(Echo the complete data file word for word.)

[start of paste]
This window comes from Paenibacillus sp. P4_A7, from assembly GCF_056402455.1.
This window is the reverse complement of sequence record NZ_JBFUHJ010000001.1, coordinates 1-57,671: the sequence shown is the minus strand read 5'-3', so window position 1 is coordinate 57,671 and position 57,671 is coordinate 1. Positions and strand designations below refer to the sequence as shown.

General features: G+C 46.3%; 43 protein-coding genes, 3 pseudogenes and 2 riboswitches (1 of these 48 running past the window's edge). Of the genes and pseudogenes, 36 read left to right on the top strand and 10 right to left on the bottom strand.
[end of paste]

This window comes from Paenibacillus sp. P4_A7, from assembly GCF_056402455.1.
This window is the reverse complement of sequence record NZ_JBFUHJ010000001.1, coordinates 1-57,671: the sequence shown is the minus strand read 5'-3', so window position 1 is coordinate 57,671 and position 57,671 is coordinate 1. Positions and strand designations below refer to the sequence as shown.

General features: G+C 46.3%; 43 protein-coding genes, 3 pseudogenes and 2 riboswitches (1 of these 48 running past the window's edge). Of the genes and pseudogenes, 36 read left to right on the top strand and 10 right to left on the bottom strand.